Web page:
You want a special file in Linux, /dev/random serves as a random number generator on a Linux system. /dev/random will eventually block unless your system has a lot of activity, /dev/urandom in non-blocking. We don't want blocking when we're creating our files so we use /dev/urandom.
try this command:
dd if=/dev/urandom bs=1024 count=1000000 of=file_1GB conv=notrunc
This will create a file with bs*count random bytes, in our case 1024*1000000 = 1GB.
The file will not contain anything readable, but there will be some newlines in it.
xKon@xK0n-ubuntu-vm:~/tmp$ dd if=/dev/urandom of=file.txt bs=1048576 count=100 conv=notrunc
100+0 records in
100+0 records out
104857600 bytes (105 MB) copied, 13.4593 s, 7.8 MB/s
xKon@xK0n-ubuntu-vm:~/tmp$ wc -l file.txt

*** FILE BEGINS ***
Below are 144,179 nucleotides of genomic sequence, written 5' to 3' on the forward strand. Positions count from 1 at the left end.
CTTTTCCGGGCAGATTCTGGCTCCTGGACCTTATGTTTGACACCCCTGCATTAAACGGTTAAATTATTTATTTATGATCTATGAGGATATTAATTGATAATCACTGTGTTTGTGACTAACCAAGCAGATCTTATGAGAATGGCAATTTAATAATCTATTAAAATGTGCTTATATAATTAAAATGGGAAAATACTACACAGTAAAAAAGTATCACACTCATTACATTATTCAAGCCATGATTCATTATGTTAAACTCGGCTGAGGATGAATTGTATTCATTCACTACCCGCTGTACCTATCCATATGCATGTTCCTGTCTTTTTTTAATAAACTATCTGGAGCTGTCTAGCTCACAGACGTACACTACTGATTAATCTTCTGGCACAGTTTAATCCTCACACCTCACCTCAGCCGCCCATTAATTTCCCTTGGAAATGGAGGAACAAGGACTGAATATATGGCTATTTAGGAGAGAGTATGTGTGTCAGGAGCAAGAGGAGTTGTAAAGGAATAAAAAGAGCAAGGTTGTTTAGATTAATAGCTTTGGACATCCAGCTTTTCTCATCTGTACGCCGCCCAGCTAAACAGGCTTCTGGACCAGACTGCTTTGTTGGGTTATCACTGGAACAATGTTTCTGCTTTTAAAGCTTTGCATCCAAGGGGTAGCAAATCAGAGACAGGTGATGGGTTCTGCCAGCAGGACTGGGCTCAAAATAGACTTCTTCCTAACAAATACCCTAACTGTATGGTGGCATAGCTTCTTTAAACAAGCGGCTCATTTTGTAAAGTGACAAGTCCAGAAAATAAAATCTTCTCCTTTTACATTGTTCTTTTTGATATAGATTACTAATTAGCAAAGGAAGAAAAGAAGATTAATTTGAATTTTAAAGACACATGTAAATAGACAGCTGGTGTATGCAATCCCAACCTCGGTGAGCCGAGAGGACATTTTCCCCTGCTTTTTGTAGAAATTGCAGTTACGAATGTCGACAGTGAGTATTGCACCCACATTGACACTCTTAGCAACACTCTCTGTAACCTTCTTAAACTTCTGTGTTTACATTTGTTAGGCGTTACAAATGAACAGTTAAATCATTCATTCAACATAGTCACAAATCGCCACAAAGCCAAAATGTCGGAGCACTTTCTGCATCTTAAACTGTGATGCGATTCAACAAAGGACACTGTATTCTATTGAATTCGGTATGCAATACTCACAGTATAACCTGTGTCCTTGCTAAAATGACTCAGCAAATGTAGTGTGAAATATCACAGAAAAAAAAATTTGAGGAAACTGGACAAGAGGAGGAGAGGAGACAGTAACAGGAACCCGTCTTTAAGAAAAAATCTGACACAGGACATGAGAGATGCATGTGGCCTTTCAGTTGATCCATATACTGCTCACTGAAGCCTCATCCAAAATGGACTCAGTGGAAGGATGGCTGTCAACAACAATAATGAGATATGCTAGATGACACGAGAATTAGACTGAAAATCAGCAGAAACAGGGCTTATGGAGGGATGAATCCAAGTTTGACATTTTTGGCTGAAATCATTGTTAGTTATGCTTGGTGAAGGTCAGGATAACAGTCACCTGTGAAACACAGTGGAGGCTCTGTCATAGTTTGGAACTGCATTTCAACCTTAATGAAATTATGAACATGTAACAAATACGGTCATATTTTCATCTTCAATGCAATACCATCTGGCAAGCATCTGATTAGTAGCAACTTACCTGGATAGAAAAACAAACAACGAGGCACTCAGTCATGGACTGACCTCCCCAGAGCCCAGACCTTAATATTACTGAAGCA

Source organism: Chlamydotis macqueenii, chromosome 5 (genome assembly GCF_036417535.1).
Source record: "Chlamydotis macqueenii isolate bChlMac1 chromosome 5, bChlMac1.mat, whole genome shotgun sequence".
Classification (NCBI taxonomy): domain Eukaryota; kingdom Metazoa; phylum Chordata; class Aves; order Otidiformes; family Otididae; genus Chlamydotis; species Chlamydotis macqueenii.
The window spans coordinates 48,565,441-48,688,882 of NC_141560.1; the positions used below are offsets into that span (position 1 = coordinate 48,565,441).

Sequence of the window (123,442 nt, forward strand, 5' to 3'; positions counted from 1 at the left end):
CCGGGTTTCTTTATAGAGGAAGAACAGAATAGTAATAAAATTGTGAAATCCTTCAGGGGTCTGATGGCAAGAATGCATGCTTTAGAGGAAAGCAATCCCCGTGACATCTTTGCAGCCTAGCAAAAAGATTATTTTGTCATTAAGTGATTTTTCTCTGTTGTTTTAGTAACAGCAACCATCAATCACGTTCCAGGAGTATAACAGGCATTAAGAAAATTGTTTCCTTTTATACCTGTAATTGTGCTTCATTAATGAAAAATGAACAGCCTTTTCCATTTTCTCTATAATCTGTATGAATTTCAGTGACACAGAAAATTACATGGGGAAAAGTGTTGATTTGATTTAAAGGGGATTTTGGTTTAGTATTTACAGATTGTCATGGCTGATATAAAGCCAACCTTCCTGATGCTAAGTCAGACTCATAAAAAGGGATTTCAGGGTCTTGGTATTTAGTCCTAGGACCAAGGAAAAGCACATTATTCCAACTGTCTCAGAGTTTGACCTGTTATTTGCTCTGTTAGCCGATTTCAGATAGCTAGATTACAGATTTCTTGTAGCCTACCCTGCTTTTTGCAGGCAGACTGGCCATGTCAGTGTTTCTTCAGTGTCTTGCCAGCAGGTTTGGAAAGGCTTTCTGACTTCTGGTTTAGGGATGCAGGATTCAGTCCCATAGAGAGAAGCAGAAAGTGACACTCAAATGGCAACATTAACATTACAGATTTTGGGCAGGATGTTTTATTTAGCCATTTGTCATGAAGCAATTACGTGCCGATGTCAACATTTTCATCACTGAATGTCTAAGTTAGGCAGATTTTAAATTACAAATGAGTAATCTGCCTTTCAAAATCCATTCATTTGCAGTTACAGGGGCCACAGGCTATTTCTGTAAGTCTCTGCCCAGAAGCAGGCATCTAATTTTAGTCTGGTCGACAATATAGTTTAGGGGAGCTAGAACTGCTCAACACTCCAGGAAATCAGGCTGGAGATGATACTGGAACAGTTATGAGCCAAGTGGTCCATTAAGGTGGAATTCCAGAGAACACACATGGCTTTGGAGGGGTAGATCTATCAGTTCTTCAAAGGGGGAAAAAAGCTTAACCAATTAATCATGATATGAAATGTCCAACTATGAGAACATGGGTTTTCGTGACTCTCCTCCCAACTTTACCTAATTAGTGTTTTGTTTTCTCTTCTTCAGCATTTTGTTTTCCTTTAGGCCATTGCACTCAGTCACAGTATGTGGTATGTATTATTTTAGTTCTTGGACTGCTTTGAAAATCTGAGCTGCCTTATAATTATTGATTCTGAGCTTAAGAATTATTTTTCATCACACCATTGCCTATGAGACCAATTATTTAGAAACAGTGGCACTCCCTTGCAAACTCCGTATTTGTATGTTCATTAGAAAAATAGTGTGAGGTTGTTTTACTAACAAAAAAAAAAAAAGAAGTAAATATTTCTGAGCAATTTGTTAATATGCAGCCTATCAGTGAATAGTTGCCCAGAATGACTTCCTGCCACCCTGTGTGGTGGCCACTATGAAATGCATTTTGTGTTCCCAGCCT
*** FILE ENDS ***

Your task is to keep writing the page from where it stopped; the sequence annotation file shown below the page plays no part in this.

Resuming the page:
You can use the option seek with dd to speed up the process a little more:
$ dd if=/dev/zero of=1g.img bs=1 count=0 seek=1G
1+0 records in
1+0 records out
1073741824 bytes (1.1 GB) copied, 8.12307 s, 132 MB/s
$ ls -lh t
-rw-rw-r-- 1 xK0n xK0n 1.1G 2014-08-05 11:43 t
The disadvantages here are the fact that the file does not contain anything readable and the fact that it is quite a bit slower than the /dev/zero method (around 10 seconds for 100Mb).
You may also like fallocate command that Preallocates space to a file.
fallocate -l 1G test.img
-rw-r--r--. 1 xK0n xK0n 1.0G Aug 05 11:43 test.img